Fund managers who used to work at the Co-operative Bank have stepped up their fight to win the bonus they were not paid last year.
Employees of the Co-operative Insurance Society, which was bought by Royal London earlier this month for £220m, have started a formal grievance process against the bank to demand a collective payment of more than £1m, the Times reports.
The bank decided to not pay bonuses last year, which also applied to its asset management and insurance arms, after posting an overall loss of £599m, driven by a £350m writedown on commercial real estate and sub-prime mortgage lending.
However, the fund managers claim they should be entitled to a payout after arguing that they performed well over the year. The Times reports that 10 individuals from the Co-operative Insurance Society seeking bonus through the process.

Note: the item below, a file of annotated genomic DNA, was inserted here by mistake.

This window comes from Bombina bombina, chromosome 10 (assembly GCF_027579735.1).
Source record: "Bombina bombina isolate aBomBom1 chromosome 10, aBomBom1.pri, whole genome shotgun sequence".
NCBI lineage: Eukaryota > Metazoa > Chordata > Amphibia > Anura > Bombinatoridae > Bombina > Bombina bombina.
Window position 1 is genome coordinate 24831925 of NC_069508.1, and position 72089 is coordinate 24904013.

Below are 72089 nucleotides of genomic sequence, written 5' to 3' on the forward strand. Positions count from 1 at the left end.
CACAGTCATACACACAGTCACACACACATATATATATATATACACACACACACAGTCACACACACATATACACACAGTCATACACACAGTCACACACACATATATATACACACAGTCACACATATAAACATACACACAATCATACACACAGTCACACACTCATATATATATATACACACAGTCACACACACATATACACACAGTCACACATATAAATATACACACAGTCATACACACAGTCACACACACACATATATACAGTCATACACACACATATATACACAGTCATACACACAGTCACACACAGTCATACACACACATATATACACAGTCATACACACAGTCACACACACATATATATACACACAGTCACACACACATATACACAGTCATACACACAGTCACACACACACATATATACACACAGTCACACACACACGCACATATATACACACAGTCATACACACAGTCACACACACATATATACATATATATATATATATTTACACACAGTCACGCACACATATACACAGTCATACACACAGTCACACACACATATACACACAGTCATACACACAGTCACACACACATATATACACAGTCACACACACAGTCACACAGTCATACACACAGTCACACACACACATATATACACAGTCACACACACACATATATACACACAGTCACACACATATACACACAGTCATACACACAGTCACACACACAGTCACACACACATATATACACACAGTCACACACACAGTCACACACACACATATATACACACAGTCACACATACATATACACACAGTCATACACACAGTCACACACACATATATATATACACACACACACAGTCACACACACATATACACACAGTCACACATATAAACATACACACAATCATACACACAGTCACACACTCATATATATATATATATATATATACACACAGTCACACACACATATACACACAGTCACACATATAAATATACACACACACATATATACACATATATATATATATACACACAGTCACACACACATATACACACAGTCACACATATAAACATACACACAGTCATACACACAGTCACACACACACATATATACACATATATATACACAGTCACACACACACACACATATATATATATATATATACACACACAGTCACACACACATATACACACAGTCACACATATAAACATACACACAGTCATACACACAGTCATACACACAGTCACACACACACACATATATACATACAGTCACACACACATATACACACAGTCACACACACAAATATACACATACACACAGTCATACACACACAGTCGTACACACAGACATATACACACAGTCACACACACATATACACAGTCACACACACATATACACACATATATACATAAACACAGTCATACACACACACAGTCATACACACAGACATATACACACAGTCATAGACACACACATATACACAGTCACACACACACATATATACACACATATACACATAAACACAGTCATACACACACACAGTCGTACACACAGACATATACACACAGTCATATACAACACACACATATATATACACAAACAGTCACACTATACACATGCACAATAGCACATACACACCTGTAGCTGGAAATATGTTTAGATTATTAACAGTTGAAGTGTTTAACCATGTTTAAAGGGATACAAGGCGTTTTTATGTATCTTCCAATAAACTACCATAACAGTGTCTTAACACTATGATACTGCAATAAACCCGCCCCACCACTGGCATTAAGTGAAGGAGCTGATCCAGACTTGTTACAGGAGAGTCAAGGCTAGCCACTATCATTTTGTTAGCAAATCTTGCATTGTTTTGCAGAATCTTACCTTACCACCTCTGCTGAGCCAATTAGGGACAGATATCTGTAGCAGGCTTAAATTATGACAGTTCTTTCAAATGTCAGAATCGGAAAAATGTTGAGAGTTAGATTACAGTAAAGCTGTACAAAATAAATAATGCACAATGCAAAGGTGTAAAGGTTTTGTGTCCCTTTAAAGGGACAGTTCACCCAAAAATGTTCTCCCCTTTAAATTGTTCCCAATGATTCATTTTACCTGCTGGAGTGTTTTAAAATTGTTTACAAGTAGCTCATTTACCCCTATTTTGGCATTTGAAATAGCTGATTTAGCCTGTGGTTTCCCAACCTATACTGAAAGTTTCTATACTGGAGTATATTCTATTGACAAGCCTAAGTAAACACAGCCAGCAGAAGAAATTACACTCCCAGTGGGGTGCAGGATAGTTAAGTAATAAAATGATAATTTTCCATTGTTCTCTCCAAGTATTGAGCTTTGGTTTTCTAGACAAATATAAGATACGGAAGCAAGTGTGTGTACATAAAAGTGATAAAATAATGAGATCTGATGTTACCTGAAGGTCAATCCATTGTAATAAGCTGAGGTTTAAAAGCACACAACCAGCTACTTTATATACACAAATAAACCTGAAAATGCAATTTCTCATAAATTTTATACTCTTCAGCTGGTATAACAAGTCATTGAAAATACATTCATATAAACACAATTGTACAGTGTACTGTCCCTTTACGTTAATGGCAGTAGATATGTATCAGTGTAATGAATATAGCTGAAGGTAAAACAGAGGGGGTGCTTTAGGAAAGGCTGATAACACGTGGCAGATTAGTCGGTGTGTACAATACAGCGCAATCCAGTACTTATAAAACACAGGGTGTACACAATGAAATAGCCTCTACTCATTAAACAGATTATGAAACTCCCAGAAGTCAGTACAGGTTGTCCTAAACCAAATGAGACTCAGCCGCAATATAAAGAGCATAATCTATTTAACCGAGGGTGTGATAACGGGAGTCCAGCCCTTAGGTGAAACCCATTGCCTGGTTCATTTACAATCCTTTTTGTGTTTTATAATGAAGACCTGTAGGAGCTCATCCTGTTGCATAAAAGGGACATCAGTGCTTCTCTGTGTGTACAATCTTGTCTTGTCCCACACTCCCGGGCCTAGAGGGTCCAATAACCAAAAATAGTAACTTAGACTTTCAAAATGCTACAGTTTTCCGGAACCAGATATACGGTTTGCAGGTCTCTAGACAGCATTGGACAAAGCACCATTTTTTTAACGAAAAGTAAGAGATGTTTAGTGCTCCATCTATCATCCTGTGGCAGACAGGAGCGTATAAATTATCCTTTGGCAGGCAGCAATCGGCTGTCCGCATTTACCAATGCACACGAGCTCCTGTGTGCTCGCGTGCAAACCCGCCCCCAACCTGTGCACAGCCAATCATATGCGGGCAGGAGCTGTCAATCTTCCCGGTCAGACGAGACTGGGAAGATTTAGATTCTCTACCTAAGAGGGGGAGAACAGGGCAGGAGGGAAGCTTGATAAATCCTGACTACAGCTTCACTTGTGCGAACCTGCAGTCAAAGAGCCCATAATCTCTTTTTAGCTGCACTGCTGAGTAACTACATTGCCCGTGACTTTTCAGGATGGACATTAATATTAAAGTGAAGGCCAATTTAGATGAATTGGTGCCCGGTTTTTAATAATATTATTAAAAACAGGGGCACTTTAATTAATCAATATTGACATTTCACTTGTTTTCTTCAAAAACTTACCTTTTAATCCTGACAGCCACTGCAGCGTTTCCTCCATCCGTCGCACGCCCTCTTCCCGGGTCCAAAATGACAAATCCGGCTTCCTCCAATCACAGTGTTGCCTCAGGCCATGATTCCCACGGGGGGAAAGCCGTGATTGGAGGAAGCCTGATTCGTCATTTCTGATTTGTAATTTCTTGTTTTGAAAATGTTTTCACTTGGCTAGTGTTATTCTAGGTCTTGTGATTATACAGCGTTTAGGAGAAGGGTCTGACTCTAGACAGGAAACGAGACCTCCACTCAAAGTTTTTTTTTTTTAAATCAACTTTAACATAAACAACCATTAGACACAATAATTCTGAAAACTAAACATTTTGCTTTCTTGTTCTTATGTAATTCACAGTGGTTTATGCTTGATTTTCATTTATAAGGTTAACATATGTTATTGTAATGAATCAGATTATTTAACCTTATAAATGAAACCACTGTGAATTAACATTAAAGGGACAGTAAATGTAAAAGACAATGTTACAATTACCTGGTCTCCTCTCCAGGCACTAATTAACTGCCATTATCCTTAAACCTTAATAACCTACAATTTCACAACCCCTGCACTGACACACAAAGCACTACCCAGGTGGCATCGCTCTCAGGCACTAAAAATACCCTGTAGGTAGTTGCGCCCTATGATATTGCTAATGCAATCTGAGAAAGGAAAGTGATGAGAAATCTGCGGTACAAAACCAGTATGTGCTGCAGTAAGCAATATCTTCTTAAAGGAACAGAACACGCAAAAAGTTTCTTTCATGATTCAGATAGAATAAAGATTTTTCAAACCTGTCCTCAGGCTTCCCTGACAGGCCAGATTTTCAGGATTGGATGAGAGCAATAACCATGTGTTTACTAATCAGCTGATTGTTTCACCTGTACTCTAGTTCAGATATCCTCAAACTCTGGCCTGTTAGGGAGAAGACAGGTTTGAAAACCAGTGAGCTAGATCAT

Co-op confirmed to the paper that a formal grievance process had been launched, but said its decision to not award bonuses is justified as any payments are discretionary.
The dispute comes as the bank seeks to raise £1.5bn to cover holes in its finances. Co-op Group plans to contribute £500m and another £500m will come from the sale of its general insurance business.
The remaining £500m is planned to come from a bond swap in its subordinated debt, but bondholders are fighting for a better deal. A campaign has been started by Mark Taber, the investor who launched a challenge to a similar move by Bank of Ireland in 2011, to call for the bank to take more of the pain in its rescue plan.